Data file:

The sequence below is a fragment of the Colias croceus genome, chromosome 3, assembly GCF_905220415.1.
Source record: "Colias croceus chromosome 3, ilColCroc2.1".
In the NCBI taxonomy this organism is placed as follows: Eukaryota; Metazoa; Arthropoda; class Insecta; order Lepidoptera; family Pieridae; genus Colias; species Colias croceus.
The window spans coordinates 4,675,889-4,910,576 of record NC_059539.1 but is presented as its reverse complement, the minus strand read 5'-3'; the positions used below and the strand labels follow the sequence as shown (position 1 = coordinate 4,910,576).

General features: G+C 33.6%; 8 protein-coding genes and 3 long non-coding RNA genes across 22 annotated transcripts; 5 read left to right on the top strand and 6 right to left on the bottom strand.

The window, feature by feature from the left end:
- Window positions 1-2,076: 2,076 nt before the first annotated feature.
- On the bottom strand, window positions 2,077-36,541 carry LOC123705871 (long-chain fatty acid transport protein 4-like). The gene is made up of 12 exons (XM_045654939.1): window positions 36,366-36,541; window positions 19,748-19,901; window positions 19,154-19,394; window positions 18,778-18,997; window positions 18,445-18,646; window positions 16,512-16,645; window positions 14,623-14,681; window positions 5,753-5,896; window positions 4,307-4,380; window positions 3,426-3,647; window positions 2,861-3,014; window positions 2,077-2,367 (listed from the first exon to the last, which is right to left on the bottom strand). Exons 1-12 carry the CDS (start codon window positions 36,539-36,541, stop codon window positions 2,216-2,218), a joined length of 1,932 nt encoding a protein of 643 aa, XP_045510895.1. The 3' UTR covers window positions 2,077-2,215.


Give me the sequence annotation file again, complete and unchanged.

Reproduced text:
The sequence below is a fragment of the Colias croceus genome, chromosome 3, assembly GCF_905220415.1.
Source record: "Colias croceus chromosome 3, ilColCroc2.1".
In the NCBI taxonomy this organism is placed as follows: Eukaryota; Metazoa; Arthropoda; class Insecta; order Lepidoptera; family Pieridae; genus Colias; species Colias croceus.
The window spans coordinates 4,675,889-4,910,576 of record NC_059539.1 but is presented as its reverse complement, the minus strand read 5'-3'; the positions used below and the strand labels follow the sequence as shown (position 1 = coordinate 4,910,576).

General features: G+C 33.6%; 8 protein-coding genes and 3 long non-coding RNA genes across 22 annotated transcripts; 5 read left to right on the top strand and 6 right to left on the bottom strand.

The window, feature by feature from the left end:
- Window positions 1-2,076: 2,076 nt before the first annotated feature.
- On the bottom strand, window positions 2,077-36,541 carry LOC123705871 (long-chain fatty acid transport protein 4-like). The gene is made up of 12 exons (XM_045654939.1): window positions 36,366-36,541; window positions 19,748-19,901; window positions 19,154-19,394; window positions 18,778-18,997; window positions 18,445-18,646; window positions 16,512-16,645; window positions 14,623-14,681; window positions 5,753-5,896; window positions 4,307-4,380; window positions 3,426-3,647; window positions 2,861-3,014; window positions 2,077-2,367 (listed from the first exon to the last, which is right to left on the bottom strand). Exons 1-12 carry the CDS (start codon window positions 36,539-36,541, stop codon window positions 2,216-2,218), a joined length of 1,932 nt encoding a protein of 643 aa, XP_045510895.1. The 3' UTR covers window positions 2,077-2,215.